In other instances, user interface engine 428 may calculate a quotient with a remainder by dividing the particular number of times the first digit of the hand and the second digit of the hand form the pinching configuration within the threshold amount of time for the identified gesture by the cardinality of the distinct set. User interface engine 428 may then determine the selection of the first input character based on the selection number mapped to the first input character being equal to the remainder. In other words, if the characters ‘a’, ‘b’, and ‘c’ are each assigned to the second digit, the cardinality of the distinct set may equal 3. As such, the character ‘a’ may be mapped to the number 1, the character ‘b’ may be mapped to the number 2, and the character ‘c’ may be mapped to the number 0. If gesture detector 424 identifies 4 distinct pinching configurations in the identified gesture, user interface engine 428 may calculate the quotient of the distinct pinching configurations (i.e., 4) divided by the cardinality of the distinct set (i.e., 3) as 1 with a remainder of 1. Given the remainder of 1, and the character ‘a’ being mapped to the number 1, user interface engine 428 may determine the desired input character is the ‘a’ character.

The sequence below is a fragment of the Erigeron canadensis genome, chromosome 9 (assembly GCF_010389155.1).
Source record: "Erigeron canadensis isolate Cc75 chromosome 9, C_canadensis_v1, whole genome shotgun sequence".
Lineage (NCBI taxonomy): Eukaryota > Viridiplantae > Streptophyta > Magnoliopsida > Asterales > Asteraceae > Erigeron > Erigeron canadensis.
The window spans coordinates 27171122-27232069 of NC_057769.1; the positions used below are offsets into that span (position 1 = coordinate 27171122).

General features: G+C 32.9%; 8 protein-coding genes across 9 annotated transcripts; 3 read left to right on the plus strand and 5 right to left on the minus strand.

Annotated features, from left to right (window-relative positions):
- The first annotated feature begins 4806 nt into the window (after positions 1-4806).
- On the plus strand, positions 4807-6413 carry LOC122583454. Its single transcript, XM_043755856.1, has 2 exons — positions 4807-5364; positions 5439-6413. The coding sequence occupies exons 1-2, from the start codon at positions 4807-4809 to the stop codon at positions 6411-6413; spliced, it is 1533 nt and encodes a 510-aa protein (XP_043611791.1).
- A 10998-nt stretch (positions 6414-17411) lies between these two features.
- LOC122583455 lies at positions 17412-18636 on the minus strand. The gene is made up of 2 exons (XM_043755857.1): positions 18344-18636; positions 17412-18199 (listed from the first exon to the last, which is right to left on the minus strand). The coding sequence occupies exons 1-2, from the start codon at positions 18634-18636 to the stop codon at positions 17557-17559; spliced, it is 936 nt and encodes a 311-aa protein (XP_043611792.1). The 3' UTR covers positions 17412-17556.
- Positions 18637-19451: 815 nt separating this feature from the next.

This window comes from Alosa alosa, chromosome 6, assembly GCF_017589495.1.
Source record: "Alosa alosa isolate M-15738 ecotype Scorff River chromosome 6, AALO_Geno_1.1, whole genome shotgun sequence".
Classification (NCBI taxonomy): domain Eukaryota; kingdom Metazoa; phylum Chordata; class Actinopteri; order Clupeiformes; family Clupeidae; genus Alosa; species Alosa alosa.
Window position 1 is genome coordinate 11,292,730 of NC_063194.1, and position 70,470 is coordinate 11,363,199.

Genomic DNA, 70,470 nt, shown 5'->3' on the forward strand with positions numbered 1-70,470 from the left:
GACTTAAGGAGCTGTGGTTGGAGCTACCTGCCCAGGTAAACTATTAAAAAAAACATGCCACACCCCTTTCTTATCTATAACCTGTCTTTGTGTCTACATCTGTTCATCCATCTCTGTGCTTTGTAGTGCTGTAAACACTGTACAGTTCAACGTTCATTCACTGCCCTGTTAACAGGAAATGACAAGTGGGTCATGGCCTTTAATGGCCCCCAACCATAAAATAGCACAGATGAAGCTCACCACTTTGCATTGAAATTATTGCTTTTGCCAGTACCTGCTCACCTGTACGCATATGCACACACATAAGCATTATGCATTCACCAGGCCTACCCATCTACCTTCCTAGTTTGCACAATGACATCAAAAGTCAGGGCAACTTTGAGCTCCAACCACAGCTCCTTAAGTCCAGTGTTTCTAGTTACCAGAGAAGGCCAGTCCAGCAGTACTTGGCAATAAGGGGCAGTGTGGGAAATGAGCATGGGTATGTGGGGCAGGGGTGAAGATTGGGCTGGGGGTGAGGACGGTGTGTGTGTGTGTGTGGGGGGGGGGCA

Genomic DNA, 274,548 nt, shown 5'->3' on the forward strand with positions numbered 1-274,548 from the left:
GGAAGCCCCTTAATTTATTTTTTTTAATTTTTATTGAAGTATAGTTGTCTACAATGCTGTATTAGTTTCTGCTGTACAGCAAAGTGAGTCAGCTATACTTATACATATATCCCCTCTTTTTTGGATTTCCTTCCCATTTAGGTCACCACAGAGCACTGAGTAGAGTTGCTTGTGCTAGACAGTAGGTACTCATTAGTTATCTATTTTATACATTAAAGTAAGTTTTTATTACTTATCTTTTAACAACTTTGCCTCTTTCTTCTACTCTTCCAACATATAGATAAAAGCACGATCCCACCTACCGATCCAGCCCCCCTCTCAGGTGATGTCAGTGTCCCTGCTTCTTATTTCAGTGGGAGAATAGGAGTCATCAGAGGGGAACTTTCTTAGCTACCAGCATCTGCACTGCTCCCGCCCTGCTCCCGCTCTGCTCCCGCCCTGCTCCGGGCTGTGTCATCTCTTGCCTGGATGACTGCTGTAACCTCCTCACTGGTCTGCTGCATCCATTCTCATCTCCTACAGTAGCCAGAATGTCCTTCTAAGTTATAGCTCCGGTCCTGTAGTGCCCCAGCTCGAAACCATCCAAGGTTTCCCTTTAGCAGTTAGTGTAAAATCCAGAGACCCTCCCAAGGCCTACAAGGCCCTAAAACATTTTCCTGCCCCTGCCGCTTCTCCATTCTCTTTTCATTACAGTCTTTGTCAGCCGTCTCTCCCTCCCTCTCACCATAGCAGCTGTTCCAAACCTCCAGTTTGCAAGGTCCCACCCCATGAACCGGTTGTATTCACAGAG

In some instances, while gesture detector 424 is detecting the gesture within the threshold amount of time, rendering engine 422 may render a current input character of the one or more input characters assigned to the second digit of the hand that would be selected based on a current number of times the first digit of the hand has and the second digit of the hand form the pinching configuration within the threshold period of time. For instance, in the example where the characters ‘a’, ‘b’, and ‘c’ are each assigned to the second digit, upon the first pinching configuration formed by the first digit and the second digit, rendering engine 422 may render, for output on electronic display 203 of HMD 112, the character ‘a’. If, within the threshold period of time, gesture detector 424 detects a release of the pinching configuration followed by an additional pinching configuration, rendering engine 422 may replace the rendering of the character ‘a’ with a rendering of the character ‘b’, and so on until the threshold amount of time passes.